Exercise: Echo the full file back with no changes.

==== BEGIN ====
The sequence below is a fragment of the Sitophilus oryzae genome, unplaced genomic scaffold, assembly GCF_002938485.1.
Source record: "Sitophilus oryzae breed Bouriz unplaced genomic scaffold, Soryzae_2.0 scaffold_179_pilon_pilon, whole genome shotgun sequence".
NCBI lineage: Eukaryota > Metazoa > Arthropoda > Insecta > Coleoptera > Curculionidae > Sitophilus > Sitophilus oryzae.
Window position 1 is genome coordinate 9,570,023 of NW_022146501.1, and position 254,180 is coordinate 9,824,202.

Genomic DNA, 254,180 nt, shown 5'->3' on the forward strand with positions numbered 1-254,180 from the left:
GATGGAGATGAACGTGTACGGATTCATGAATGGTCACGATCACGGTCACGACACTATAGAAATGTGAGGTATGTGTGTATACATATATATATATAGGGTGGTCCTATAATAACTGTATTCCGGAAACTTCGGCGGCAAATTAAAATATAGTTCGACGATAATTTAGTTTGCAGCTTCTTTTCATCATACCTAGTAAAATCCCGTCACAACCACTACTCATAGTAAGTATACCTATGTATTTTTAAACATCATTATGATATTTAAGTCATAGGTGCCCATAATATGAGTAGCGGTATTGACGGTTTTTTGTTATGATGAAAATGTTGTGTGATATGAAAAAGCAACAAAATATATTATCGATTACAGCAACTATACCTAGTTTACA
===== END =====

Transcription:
The sequence below is a fragment of the Sitophilus oryzae genome, unplaced genomic scaffold, assembly GCF_002938485.1.
Source record: "Sitophilus oryzae breed Bouriz unplaced genomic scaffold, Soryzae_2.0 scaffold_179_pilon_pilon, whole genome shotgun sequence".
NCBI lineage: Eukaryota > Metazoa > Arthropoda > Insecta > Coleoptera > Curculionidae > Sitophilus > Sitophilus oryzae.
Window position 1 is genome coordinate 9,570,023 of NW_022146501.1, and position 254,180 is coordinate 9,824,202.

Genomic DNA, 254,180 nt, shown 5'->3' on the forward strand with positions numbered 1-254,180 from the left:
GATGGAGATGAACGTGTACGGATTCATGAATGGTCACGATCACGGTCACGACACTATAGAAATGTGAGGTATGTGTGTATACATATATATATATAGGGTGGTCCTATAATAACTGTATTCCGGAAACTTCGGCGGCAAATTAAAATATAGTTCGACGATAATTTAGTTTGCAGCTTCTTTTCATCATACCTAGTAAAATCCCGTCACAACCACTACTCATAGTAAGTATACCTATGTATTTTTAAACATCATTATGATATTTAAGTCATAGGTGCCCATAATATGAGTAGCGGTATTGACGGTTTTTTGTTATGATGAAAATGTTGTGTGATATGAAAAAGCAACAAAATATATTATCGATTACAGCAACTATACCTAGTTTACA